Alan Pardew, pictured left, who quit United last week to take over at London side Crystal Palace, described the bans imposed on journalists from the Newcastle Chronicle and its sister titles The Journal and The Sunday Sun as “difficult”.
Reporters from the titles were barred from attending press conferences and matches at the club’s St James’ Park home ground between October 2013 and last month, when the restrictions were lifted.
The newspapers, published by Trinity Mirror’s North East division ncjmedia, were excluded after the club objected to their coverage of a protest by supporters against owner Mike Ashley.
In April the Chronicle published a front page headlined ‘P45DUE’ calling for Pardew to be axed, and he had also claimed the newspapers had “a bit of an agenda towards the club”.
After the restrictions were lifted Trinity Mirror North East editor-in-chief Daren Thwaites told HTFP the club would respect the titles’ coverage would remain independent and critical if appropriate.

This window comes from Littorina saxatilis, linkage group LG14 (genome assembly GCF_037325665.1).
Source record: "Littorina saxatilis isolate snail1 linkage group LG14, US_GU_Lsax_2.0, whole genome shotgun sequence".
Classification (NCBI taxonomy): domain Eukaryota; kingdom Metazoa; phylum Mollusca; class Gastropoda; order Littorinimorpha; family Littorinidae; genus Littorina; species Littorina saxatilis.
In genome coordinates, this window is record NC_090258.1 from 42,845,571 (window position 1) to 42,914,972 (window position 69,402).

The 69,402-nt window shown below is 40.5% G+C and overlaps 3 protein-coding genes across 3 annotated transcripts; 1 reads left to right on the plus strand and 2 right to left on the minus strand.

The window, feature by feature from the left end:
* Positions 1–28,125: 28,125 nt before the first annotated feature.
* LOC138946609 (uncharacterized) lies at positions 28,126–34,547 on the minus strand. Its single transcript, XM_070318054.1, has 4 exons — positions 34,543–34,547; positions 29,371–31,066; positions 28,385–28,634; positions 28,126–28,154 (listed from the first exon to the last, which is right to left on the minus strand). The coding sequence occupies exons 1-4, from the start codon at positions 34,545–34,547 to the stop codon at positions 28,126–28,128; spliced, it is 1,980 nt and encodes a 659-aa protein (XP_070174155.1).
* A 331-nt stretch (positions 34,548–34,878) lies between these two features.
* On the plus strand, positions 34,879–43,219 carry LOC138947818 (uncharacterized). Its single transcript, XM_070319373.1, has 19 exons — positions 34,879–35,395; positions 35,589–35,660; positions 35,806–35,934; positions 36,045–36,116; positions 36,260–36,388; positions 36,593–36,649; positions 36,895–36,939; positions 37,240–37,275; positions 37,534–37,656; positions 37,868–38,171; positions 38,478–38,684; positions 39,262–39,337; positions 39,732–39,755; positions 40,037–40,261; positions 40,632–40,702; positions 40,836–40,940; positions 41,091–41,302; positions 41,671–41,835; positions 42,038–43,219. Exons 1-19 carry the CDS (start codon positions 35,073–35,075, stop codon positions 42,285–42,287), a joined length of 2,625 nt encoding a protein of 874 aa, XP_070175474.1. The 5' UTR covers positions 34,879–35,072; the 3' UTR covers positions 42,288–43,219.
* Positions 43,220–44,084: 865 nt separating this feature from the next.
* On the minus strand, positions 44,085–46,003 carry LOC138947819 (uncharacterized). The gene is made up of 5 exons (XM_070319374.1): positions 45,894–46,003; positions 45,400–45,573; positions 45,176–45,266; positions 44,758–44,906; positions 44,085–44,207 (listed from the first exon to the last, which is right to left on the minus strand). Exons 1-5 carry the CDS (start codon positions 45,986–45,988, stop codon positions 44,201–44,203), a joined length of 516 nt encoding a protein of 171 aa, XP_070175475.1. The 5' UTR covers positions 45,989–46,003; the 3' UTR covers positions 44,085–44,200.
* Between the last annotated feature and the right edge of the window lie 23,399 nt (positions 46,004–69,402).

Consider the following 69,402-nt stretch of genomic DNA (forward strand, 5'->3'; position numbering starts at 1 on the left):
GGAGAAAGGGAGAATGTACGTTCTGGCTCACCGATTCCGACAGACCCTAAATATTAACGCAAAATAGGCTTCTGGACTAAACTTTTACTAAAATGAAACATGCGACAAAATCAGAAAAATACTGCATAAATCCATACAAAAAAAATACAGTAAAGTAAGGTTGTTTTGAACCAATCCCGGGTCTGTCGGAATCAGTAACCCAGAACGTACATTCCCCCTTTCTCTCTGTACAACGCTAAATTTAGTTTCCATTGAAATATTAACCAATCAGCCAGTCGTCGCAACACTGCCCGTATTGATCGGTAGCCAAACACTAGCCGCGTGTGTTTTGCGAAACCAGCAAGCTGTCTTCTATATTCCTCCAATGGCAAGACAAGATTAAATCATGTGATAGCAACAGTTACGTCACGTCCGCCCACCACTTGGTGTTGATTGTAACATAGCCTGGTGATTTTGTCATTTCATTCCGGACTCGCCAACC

Speaking to BBC Radio Newcastle after his departure, Pardew said: “I think the local press being banned was difficult for me.
“I do think that was a problem to manage the football club – I made that point clear many, many times to the guys above me.
“In the end, (club managing director) Lee Charnley has addressed that.”
Newcastle United have yet to replace Pardew, and in the same interview he called on the local press to support whoever takes up the reins.
He added: “I hope the next manager that the local press look at the glass half full rather than half empty which I think happened with me a lot of the time and there is a better relationship between the club and the press and the fans.”